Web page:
In the latest issue:

The World Goes Bust

Adam Tooze

A nice girl like Simone

Joanna Biggs

The Arrestables

Jeremy Harding

Short Cuts: Built from Light

Daniel Soar

‘Cleanness’

Edmund Gordon

The Ghent Altarpiece

Julian Bell

You can’t prove I meant X

Clare Bucknell

At the Royal Academy: Léon Spilliaert

John-Paul Stonard

Conrad Jumps Ship

Fredric Jameson

How to set up an ICU

Lana Spawls

Poem: ‘Mayfly’

Fiona Benson

Follow the Science

James Butler

Diary: #coronasomnia

Wang Xiuying

The Archaeology of ChildhoodJohn Burnside
Close
Close
Vol. 24 No. 10 · 23 May 2002
Poem

The Archaeology of Childhood

John Burnside

238 words

for Will Maclean

I House

If the house in a dream
is how I imagine myself:

room after room
of furniture no one could use;

stairs leading upwards
to nothing; an empty hall

filling with snow
where a door has been left ajar;

then whatever I make
of the one room high in the roof

where something alive and frantic
is hopelessly trapped,

whatever I make
of the sweetness it leaves behind

on waking, what I know
and cannot tell

is awkward and dark in my hands
while I stop to remember

the snare of a heart;
the approximate weight of possession.

II Snow

I was always expecting to meet
an animal, out in the snow
by Fulford Pond,

one of the mammals I knew
from nature books,
some vivid creature

from the distant North:
the Arctic fox;
a sudden wolverine.

In stories, the animals talk.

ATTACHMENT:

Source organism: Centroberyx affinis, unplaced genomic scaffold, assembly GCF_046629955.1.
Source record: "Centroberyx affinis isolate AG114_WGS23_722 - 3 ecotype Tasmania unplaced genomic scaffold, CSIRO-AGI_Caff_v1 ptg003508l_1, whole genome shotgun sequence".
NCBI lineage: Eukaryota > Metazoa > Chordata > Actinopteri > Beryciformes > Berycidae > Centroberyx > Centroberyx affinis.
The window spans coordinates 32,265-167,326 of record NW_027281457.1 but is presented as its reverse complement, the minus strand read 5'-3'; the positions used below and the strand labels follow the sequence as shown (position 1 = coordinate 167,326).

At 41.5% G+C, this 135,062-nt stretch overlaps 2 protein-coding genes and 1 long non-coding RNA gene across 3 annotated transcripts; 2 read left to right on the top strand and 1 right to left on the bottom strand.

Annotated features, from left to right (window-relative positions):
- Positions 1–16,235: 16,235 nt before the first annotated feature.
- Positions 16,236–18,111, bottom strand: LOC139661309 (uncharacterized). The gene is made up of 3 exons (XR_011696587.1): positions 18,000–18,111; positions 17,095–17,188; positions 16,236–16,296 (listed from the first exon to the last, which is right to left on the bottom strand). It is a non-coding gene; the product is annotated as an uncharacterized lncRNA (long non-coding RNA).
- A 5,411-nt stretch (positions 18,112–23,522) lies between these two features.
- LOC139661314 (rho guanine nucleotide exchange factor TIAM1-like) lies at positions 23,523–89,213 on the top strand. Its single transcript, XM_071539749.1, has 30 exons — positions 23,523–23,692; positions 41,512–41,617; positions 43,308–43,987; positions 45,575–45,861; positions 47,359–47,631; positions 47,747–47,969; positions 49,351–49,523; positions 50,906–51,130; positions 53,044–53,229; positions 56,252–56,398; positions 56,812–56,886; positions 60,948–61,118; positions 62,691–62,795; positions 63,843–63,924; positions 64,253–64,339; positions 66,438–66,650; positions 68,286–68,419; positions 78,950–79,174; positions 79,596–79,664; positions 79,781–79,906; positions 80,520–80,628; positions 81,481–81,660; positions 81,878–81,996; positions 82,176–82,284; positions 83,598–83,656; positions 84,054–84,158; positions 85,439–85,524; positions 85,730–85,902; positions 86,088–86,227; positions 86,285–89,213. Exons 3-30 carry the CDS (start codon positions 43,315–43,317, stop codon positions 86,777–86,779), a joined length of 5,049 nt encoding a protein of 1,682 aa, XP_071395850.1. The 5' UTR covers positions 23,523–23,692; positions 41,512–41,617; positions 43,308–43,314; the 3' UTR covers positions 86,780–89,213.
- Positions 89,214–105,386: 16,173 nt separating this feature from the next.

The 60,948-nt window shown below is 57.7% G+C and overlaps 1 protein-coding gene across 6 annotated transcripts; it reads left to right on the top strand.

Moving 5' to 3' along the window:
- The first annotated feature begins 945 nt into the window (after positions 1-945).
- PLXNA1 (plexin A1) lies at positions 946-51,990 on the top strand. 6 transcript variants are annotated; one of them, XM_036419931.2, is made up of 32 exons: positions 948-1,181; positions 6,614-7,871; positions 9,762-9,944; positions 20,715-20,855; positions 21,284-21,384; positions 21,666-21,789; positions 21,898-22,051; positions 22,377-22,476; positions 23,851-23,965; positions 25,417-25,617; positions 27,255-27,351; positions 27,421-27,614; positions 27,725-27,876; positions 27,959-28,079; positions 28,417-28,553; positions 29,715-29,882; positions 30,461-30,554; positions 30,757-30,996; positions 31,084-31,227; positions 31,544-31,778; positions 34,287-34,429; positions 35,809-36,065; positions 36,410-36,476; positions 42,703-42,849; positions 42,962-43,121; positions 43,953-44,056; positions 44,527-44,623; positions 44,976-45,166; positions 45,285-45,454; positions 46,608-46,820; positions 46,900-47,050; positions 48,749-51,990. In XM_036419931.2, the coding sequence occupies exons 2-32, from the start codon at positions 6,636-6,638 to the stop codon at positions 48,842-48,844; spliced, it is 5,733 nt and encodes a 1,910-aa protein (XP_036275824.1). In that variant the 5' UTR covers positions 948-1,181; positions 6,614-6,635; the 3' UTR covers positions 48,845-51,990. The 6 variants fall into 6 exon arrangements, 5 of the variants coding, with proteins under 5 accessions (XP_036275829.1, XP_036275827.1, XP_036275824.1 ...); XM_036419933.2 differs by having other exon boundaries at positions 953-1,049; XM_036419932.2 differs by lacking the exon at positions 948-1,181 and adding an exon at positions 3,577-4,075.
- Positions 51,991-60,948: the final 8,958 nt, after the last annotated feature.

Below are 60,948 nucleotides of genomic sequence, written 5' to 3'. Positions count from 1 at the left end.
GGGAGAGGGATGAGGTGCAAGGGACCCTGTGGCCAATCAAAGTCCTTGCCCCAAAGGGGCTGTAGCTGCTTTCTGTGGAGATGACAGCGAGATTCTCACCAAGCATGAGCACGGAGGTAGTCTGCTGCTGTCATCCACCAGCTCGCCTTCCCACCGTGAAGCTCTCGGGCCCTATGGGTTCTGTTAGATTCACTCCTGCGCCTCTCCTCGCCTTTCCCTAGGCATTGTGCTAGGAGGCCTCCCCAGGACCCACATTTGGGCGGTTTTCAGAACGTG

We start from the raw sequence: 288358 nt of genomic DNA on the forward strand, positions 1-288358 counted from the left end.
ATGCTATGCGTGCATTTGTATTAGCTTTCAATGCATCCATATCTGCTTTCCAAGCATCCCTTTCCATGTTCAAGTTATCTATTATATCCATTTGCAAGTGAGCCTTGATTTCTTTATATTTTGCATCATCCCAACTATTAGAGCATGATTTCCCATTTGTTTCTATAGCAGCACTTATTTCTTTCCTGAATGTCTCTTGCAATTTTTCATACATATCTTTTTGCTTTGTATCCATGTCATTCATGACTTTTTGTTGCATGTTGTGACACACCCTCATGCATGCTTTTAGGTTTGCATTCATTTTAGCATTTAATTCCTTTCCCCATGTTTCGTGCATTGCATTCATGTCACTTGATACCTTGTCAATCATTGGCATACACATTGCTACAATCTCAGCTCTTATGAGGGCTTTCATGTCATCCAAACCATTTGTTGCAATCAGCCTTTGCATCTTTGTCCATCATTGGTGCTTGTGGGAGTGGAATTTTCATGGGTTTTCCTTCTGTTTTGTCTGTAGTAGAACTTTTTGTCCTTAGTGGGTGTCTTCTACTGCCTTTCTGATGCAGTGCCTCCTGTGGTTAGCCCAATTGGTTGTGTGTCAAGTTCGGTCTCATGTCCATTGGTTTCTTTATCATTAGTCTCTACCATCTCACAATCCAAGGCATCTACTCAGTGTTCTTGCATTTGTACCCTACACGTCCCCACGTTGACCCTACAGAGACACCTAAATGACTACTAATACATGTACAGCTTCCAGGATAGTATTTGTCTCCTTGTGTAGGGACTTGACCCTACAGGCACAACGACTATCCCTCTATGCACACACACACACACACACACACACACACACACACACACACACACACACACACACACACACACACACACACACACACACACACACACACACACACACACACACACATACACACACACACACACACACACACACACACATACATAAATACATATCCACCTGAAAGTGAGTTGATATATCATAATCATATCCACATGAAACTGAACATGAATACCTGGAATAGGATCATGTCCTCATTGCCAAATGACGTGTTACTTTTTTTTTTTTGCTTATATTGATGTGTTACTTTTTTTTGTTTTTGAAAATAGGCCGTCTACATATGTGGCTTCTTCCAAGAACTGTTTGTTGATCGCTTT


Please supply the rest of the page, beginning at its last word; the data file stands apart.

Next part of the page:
Their faces are maps;
they come to us with gifts

or riddles
in the still of afternoon
when snow begins to fall – a covenant

too subtle
for the gods
we answer to.

I used to think
the animals themselves
were secret gods,

come from the very quick
of a blizzard
to find me out

or making it holy again
when I crossed a field
and the footprints I left behind

kept swimming away,
resolving, among the tracks
of mink and geese,

while the lull
I mistook for a self
decayed into silence.

Send Letters To:

The Editor
London Review of Books,
28 Little Russell Street
London, WC1A 2HN

letters@lrb.co.uk

Please include name, address, and a telephone number.

Read anywhere with the London Review of Books app, available now from the App Store for Apple devices, Google Play for Android devices and Amazon for your Kindle Fire.

Read More

Sign up to our newsletter

For highlights from the latest issue, our archive and the blog, as well as news, events and exclusive promotions.

Newsletter Preferences